While deliberating upon the unprecedented contraction in the GDP and its impact on households, I am reminded of a very interesting incident here which makes to sense to share it with readers. Daewoo Motors, which was a South Korean automotive company established in 1983, part of the Daewoo Group and went bankrupt after running into financial difficulties, launched a luxury car brand namedCielo in India in 1994. The car (Cielo) became the choice of every man who could afford it at that time. Precisely, Cielo was all about perfect luxury and was everybody’s dream car that time.

One of my close acquaintances running a small medical shop in a rural area showed excitement about the Cielo and used to talk about it a lot whenever he used to get opportunity to spend some leisure time with his friend circle. He had that time recently purchased a very old model second-hand white-coloured Bajaj Super scooter in a few thousand rupees. He was all praise for his scooter and would lose no opportunity to talk about its high power performance.

Once, while discussing car models of high brand value in his group, he revealed an astonishing plan. “I have decided to now own a car, that too Cielo brand,” he said. His friends exclaimed with joy and started dreaming of having ride in the car soon. However, they were within no time left dumb when he told them he would sell the scooter to buy Cielo car! Selling a product (very old model scooter) which would not fetch more than few thousand rupees to buy a luxury car like Cielo costing over Rs. 8 lakhs was simply display of a bad economics. Sometimes, I still wonder how he could make such a plan where there was huge gap between what he had in hand and what he was aspiring for.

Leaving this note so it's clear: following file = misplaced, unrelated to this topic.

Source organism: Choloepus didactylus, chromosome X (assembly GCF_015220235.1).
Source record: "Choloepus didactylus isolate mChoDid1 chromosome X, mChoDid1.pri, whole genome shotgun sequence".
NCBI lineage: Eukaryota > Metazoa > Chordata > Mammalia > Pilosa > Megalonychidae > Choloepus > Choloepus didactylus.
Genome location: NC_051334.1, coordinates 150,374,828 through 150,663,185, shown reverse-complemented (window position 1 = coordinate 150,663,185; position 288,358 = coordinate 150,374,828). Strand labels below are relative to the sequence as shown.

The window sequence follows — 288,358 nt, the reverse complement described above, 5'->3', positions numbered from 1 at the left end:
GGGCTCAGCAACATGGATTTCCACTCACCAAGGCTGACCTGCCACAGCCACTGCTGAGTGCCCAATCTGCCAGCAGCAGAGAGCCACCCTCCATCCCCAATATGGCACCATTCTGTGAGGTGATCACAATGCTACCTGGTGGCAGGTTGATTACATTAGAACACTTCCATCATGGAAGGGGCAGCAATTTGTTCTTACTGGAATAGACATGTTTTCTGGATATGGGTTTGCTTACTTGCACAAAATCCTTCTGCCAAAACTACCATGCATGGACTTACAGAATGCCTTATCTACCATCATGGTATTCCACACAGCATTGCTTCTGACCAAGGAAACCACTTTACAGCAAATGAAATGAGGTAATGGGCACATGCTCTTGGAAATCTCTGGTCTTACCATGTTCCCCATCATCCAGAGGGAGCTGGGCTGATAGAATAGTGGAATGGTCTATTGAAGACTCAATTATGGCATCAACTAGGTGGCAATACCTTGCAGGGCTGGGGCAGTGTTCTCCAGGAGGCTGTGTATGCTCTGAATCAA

The main point in the above story is that one should not aspire for luxurious comforts when one’s financial position is not matching the desires. Though bank loans are easily available to lay hand on any luxury, the kind of economic scenario around us makes it risky and crisis like ongoing Covid pandemic can derail any strong financial position to struggle with repayment of loan.

If we look at the economic cycle in the Covid crisis, we can easily spot consumer expenditures affected in several ways. Disposable income stands considerably reduced as people have rampantlylost jobs and faced pay cuts. Even return on their investments too has gone down. Then there is another class of people who have not been directly affected on financial front. This segment too curtailed expenditure and make it a point to save in these times of crisis. Overall, total consumption expenditures have (and are) drastically undergoing change in the given pandemic- induced economic crisis.

With this change in expenditure pattern, people focus more on essentials and avoid expenditure on less or no-essential things. Those sectors of economy which deal in less or non-essential things are facing heat owing to disproportionate cut in consumer expenditure and they are witnessing slump in business.

Notably, people will lose capacity to save and there will be a dip into savings. There will be further massive job losses andtotal disruption of businesses. Household will be forced to lay hand on their past savings to stay afloat in the world’s most dangerous crisis which has challenged us on health as well as economic front.

If reports are to be believed, household savings rate has gone down in the last decade in India. According to a data available from dependable sources, from 23.6% in 2011-12, it came down to 18.2% in 2018-19. This substantiates the fact that households were dipping into their savings long before the onset of the current crisis.

In succinct, taking the current pandemic-induced crisis into account, the current contraction is going to affect a much larger part of the economy, especially in terms of more job losses and reduced income.The contraction is only going to worsen the situation.

(The views are of the author and not the institution he works for)